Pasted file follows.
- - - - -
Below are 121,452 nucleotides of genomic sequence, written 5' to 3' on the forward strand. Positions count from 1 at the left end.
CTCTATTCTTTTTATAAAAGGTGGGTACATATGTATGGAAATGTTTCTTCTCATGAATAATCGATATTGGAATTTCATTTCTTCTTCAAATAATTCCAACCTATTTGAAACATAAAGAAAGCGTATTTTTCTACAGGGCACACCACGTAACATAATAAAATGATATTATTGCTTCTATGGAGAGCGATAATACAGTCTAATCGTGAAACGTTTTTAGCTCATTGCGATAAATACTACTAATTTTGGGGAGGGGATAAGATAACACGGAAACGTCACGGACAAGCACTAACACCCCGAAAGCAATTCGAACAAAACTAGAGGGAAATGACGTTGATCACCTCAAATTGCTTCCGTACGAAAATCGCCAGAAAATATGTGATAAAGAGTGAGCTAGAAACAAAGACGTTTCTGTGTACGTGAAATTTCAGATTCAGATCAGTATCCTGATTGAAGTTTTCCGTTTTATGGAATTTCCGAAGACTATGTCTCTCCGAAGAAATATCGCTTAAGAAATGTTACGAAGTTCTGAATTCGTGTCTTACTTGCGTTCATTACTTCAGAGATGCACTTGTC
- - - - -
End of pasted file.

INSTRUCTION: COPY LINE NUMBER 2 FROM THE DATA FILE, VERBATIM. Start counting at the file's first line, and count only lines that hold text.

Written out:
CTCTATTCTTTTTATAAAAGGTGGGTACATATGTATGGAAATGTTTCTTCTCATGAATAATCGATATTGGAATTTCATTTCTTCTTCAAATAATTCCAACCTATTTGAAACATAAAGAAAGCGTATTTTTCTACAGGGCACACCACGTAACATAATAAAATGATATTATTGCTTCTATGGAGAGCGATAATACAGTCTAATCGTGAAACGTTTTTAGCTCATTGCGATAAATACTACTAATTTTGGGGAGGGGATAAGATAACACGGAAACGTCACGGACAAGCACTAACACCCCGAAAGCAATTCGAACAAAACTAGAGGGAAATGACGTTGATCACCTCAAATTGCTTCCGTACGAAAATCGCCAGAAAATATGTGATAAAGAGTGAGCTAGAAACAAAGACGTTTCTGTGTACGTGAAATTTCAGATTCAGATCAGTATCCTGATTGAAGTTTTCCGTTTTATGGAATTTCCGAAGACTATGTCTCTCCGAAGAAATATCGCTTAAGAAATGTTACGAAGTTCTGAATTCGTGTCTTACTTGCGTTCATTACTTCAGAGATGCACTTGTC